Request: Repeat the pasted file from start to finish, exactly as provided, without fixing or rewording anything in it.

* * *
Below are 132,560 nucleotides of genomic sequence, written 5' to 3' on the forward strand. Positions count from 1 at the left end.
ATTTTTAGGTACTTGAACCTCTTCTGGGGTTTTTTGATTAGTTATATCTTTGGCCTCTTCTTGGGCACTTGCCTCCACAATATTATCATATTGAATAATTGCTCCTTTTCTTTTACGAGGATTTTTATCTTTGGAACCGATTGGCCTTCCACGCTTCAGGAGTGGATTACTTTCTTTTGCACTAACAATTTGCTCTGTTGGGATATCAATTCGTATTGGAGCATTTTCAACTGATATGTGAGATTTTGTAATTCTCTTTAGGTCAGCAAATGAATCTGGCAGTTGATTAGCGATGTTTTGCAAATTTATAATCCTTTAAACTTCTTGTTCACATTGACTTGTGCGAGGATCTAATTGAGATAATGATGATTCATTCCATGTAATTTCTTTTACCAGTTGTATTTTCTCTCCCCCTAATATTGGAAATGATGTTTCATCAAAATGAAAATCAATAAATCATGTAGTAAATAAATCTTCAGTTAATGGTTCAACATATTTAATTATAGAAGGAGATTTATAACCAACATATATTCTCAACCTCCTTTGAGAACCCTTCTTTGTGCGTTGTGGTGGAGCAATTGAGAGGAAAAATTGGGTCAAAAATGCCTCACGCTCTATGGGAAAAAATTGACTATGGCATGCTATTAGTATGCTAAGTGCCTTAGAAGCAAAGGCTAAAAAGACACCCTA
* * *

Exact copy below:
Below are 132,560 nucleotides of genomic sequence, written 5' to 3' on the forward strand. Positions count from 1 at the left end.
ATTTTTAGGTACTTGAACCTCTTCTGGGGTTTTTTGATTAGTTATATCTTTGGCCTCTTCTTGGGCACTTGCCTCCACAATATTATCATATTGAATAATTGCTCCTTTTCTTTTACGAGGATTTTTATCTTTGGAACCGATTGGCCTTCCACGCTTCAGGAGTGGATTACTTTCTTTTGCACTAACAATTTGCTCTGTTGGGATATCAATTCGTATTGGAGCATTTTCAACTGATATGTGAGATTTTGTAATTCTCTTTAGGTCAGCAAATGAATCTGGCAGTTGATTAGCGATGTTTTGCAAATTTATAATCCTTTAAACTTCTTGTTCACATTGACTTGTGCGAGGATCTAATTGAGATAATGATGATTCATTCCATGTAATTTCTTTTACCAGTTGTATTTTCTCTCCCCCTAATATTGGAAATGATGTTTCATCAAAATGAAAATCAATAAATCATGTAGTAAATAAATCTTCAGTTAATGGTTCAACATATTTAATTATAGAAGGAGATTTATAACCAACATATATTCTCAACCTCCTTTGAGAACCCTTCTTTGTGCGTTGTGGTGGAGCAATTGAGAGGAAAAATTGGGTCAAAAATGCCTCACGCTCTATGGGAAAAAATTGACTATGGCATGCTATTAGTATGCTAAGTGCCTTAGAAGCAAAGGCTAAAAAGACACCCTA